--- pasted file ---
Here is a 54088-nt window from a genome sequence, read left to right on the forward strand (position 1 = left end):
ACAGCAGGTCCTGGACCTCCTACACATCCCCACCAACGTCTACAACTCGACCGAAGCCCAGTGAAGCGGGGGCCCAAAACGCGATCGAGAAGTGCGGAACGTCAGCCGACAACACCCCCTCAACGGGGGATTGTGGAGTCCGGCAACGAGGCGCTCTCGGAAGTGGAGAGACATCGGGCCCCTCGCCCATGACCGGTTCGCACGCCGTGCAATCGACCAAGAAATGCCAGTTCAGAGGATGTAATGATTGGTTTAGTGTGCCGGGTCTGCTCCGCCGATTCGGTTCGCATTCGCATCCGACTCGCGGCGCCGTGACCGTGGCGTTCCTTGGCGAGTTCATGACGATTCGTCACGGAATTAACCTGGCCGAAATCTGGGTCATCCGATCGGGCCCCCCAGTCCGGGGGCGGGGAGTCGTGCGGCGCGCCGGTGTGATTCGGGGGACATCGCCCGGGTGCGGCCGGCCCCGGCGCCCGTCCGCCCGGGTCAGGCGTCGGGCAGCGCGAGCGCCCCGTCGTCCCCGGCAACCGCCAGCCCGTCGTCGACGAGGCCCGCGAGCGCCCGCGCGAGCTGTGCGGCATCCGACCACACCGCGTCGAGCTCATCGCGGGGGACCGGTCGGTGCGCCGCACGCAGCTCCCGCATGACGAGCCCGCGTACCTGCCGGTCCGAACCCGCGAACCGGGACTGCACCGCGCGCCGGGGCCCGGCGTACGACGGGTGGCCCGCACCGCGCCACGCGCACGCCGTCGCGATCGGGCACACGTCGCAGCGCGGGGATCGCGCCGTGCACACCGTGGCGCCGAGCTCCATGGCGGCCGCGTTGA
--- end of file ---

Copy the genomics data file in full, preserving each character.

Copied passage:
Here is a 54088-nt window from a genome sequence, read left to right on the forward strand (position 1 = left end):
ACAGCAGGTCCTGGACCTCCTACACATCCCCACCAACGTCTACAACTCGACCGAAGCCCAGTGAAGCGGGGGCCCAAAACGCGATCGAGAAGTGCGGAACGTCAGCCGACAACACCCCCTCAACGGGGGATTGTGGAGTCCGGCAACGAGGCGCTCTCGGAAGTGGAGAGACATCGGGCCCCTCGCCCATGACCGGTTCGCACGCCGTGCAATCGACCAAGAAATGCCAGTTCAGAGGATGTAATGATTGGTTTAGTGTGCCGGGTCTGCTCCGCCGATTCGGTTCGCATTCGCATCCGACTCGCGGCGCCGTGACCGTGGCGTTCCTTGGCGAGTTCATGACGATTCGTCACGGAATTAACCTGGCCGAAATCTGGGTCATCCGATCGGGCCCCCCAGTCCGGGGGCGGGGAGTCGTGCGGCGCGCCGGTGTGATTCGGGGGACATCGCCCGGGTGCGGCCGGCCCCGGCGCCCGTCCGCCCGGGTCAGGCGTCGGGCAGCGCGAGCGCCCCGTCGTCCCCGGCAACCGCCAGCCCGTCGTCGACGAGGCCCGCGAGCGCCCGCGCGAGCTGTGCGGCATCCGACCACACCGCGTCGAGCTCATCGCGGGGGACCGGTCGGTGCGCCGCACGCAGCTCCCGCATGACGAGCCCGCGTACCTGCCGGTCCGAACCCGCGAACCGGGACTGCACCGCGCGCCGGGGCCCGGCGTACGACGGGTGGCCCGCACCGCGCCACGCGCACGCCGTCGCGATCGGGCACACGTCGCAGCGCGGGGATCGCGCCGTGCACACCGTGGCGCCGAGCTCCATGGCGGCCGCGTTGA